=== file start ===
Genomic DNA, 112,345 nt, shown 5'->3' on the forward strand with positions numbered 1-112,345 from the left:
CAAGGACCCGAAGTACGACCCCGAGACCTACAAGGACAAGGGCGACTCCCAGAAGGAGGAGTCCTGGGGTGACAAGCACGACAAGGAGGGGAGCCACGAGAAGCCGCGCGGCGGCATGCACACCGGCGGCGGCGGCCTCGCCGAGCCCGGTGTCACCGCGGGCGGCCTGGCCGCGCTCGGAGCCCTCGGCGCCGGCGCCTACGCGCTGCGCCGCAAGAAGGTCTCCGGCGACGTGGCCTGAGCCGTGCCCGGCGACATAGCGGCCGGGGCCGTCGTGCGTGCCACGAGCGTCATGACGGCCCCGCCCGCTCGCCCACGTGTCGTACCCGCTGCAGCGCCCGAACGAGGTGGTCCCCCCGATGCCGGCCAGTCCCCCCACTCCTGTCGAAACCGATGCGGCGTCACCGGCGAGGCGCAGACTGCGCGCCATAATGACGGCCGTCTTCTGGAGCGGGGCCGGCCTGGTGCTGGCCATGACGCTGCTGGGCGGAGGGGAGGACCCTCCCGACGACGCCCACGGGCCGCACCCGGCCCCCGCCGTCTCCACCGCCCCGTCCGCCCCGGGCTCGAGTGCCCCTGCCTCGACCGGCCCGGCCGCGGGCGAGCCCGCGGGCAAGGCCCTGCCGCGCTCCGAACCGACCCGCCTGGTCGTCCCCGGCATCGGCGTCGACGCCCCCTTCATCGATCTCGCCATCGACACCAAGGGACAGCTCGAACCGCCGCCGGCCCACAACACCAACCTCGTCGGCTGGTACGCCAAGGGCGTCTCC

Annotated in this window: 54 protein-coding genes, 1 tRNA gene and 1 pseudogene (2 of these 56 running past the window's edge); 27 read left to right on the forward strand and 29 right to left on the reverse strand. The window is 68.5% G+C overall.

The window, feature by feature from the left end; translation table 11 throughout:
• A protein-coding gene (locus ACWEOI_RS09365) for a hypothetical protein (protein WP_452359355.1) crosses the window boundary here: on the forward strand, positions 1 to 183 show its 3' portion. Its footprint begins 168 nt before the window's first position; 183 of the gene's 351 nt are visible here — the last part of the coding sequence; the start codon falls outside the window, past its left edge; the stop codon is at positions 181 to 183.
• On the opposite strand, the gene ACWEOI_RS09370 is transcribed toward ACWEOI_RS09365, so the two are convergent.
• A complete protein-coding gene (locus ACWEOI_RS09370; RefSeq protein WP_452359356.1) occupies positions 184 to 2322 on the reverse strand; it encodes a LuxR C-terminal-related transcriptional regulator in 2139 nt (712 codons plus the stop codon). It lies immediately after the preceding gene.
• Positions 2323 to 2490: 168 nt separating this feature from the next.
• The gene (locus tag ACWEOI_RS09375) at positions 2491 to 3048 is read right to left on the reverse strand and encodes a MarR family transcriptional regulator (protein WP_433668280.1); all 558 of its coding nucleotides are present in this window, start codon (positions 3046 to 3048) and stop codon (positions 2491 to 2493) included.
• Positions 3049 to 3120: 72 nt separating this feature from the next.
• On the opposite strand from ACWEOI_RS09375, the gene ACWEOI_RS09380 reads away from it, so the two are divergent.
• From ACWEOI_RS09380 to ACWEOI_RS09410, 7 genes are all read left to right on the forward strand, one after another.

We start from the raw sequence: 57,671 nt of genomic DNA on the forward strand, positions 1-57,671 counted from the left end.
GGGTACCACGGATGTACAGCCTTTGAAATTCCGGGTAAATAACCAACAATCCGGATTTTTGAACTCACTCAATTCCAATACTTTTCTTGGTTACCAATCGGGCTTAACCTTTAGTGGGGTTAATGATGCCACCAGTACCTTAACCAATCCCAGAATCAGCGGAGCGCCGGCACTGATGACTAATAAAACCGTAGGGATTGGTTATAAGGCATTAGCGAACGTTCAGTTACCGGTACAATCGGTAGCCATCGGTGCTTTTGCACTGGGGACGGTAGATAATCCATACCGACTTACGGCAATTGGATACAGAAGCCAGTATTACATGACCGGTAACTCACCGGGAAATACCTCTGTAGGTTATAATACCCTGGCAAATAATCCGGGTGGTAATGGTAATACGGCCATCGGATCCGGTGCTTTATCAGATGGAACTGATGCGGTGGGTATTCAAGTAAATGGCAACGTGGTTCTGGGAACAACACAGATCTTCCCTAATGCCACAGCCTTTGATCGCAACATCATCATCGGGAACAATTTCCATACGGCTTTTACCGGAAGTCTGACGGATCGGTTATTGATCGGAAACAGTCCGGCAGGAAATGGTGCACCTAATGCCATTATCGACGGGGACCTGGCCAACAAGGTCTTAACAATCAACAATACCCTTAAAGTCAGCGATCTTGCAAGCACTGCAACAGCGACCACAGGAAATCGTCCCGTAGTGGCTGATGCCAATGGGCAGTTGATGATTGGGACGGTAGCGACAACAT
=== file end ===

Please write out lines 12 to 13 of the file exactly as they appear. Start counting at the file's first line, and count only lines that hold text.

• From ACWEOI_RS09380 to ACWEOI_RS09410, 7 genes are all read left to right on the forward strand, one after another.

We start from the raw sequence: 57,671 nt of genomic DNA on the forward strand, positions 1-57,671 counted from the left end.